Why? I love it because author Harbach does not have Guert act cautiously. At all. Maybe he should considering how Guert might get fired, but instead he is just plain fired up for Owen. The way he worships every move and body part of Owen’s is reminiscent of puppy love, not the love of a “sophisticated” college president, but Guert just can’t help himself. We’ve all been there.
Harbach creates this headlong dive into lust (no matter what the consequences) with great skill.
But I should not be just talking about this part of the book. I want to talk about Henry Skrimshander and Mike Schwartz. Although the book does spend time with all the characters, at the heart of the book is the complicated, compelling relationship between Henry and Mike. And the book is about baseball, of course.
Mike Schwartz is the captain of the baseball team, a giant of a man who comes from humble beginnings. In essence, sports have saved Schwartz and he feels gratitude and even love towards his college.
When he sees Henry, a skinny high school shortstop, playing a game, he feels that he must recruit him to play for Wetish. When I say must, I mean that Mike will do anything in his power to get the wonder boy from South Dakota to come to his college, even if this is the last thing Henry has ever envisioned for himself.
But he does lure Henry to the school and goes about transforming him into the perfect shortstop with grueling, five AM runs, bucket loads of muscle building protein powders, and rallying speeches. In Henry, he creates the perfect athlete and Henry seems destined for greatness as agents and professional teams begin to show interest in the best baseball player Wetish has ever produced.
In the meantime, another story unfolds, one about the daughter of Guert, Pella Affenlight, who has left her effete husband in San Francisco to come live with her father. Although the girl arrives fragile and exhausted, with barely more than a swimsuit in her bag, she soon becomes a part of Wetish. She gets up early in the morning to do dishes in the cafeteria (a grueling job she fights her Dad over—he thinks she should just study, but she wants independence) and she begins to date the burly Schwartz, whose sturdy body and straight forward manner is in contrast with her overbearing husband.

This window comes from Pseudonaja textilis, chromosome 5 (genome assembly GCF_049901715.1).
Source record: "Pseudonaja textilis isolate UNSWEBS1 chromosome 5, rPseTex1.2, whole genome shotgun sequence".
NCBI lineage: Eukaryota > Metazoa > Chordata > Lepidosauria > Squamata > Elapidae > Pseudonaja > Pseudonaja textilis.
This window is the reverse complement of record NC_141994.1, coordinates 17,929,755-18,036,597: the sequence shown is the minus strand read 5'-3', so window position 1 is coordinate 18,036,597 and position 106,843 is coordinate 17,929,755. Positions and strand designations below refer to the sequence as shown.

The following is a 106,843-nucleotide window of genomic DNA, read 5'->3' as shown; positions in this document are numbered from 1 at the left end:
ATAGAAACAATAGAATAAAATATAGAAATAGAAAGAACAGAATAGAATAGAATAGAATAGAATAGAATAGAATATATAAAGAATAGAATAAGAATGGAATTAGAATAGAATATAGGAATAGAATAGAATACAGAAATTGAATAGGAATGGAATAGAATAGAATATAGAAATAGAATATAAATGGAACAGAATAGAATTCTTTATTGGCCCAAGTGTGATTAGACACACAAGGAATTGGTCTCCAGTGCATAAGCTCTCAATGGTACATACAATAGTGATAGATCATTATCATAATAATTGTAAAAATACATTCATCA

But just as Pella gains confidence and self-awareness, Henry starts to lose it. After he makes a disastrous throw, which injures Owen, he becomes unglued, even paralyzed by thoughts of failure. What had been so natural before—throwing a ball perfectly (it was as if he were made to throw a ball perfectly)—becomes hard. Not only hard. Impossible.
As time goes on and the play-offs are near, Henry becomes worse and worse. He second-guesses himself and psyches himself out. He can’t seem to gauge when to throw the ball and when he finally does, the throws are way off.
As he begins to deteriorate (he walks off the team, feels nauseated by the smell of food and begins to take on anorexic qualities), he begins to question his very existence. Who is Henry if he’s not a baseball player? (Similarly, Schwartz is facing his own breakdown when he gets rejected from all the law schools he applies to.)
The Art of Fielding poses some interesting existential questions here. Are we all actions, or is there a “self” beyond what we do and accomplish? Do we owe it to ourselves (to society?) to do what is “natural” for us? What choices do we have? What are our so-called “destinies”?
Many books rely on fate as a vehicle; in this book we see the characters making choices. Of course in every book characters make choices, but in this book there seems to be a deliberate attention to the psychological churnings of Henry, Schwartz, Pella, Owen, and Guert. As they weave in and out of each other’s lives, we see how they influence each other, but we also see how ultimately they are responsible for their own lives.
I should warn readers who aren’t tempted by a book with lots of baseball in it that, believe me, a book about baseball is the last thing in the world I would think about reading. But, like many good books, baseball here acts as a metaphor even as real games and practices are described.
In fact, after reading the book, I want to like baseball and may even watch some games (I never thought I would write those words; credit Harbach with writing so convincingly about the game). I appreciate how he writes with such exactness about the sport.
The book not only creates a believable world out of Wetish College, it also creates a fascinating world out of baseball. Books that hinge on a specific job or locale can be fascinating as you find yourself entrenched in a world you may have never considered. This is one of the successes of The Art of Fielding. Much has been made of this book (if a lot hadn’t been made of the book, I never would have read it because I was not clamoring to read about baseball), but after reading about Harbach’s struggle with the manuscript in Vanity Fair magazine (and his subsequent huge pay-off), I wanted to get my hands on this much-talked-about book.